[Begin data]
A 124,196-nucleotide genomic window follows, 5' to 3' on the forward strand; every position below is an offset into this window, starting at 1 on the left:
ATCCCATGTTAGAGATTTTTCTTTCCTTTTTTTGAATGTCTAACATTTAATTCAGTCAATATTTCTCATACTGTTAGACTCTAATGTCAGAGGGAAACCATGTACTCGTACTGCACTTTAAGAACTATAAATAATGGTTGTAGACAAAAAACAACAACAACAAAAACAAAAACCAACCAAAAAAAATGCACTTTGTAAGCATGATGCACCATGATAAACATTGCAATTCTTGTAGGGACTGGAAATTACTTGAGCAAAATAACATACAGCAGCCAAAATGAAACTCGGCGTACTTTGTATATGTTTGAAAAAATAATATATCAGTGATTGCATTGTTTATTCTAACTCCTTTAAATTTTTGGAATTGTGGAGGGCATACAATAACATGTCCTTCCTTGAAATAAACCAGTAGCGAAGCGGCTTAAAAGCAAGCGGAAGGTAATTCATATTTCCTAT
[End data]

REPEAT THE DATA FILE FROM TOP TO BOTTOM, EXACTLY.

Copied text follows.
A 124,196-nucleotide genomic window follows, 5' to 3' on the forward strand; every position below is an offset into this window, starting at 1 on the left:
ATCCCATGTTAGAGATTTTTCTTTCCTTTTTTTGAATGTCTAACATTTAATTCAGTCAATATTTCTCATACTGTTAGACTCTAATGTCAGAGGGAAACCATGTACTCGTACTGCACTTTAAGAACTATAAATAATGGTTGTAGACAAAAAACAACAACAACAAAAACAAAAACCAACCAAAAAAAATGCACTTTGTAAGCATGATGCACCATGATAAACATTGCAATTCTTGTAGGGACTGGAAATTACTTGAGCAAAATAACATACAGCAGCCAAAATGAAACTCGGCGTACTTTGTATATGTTTGAAAAAATAATATATCAGTGATTGCATTGTTTATTCTAACTCCTTTAAATTTTTGGAATTGTGGAGGGCATACAATAACATGTCCTTCCTTGAAATAAACCAGTAGCGAAGCGGCTTAAAAGCAAGCGGAAGGTAATTCATATTTCCTAT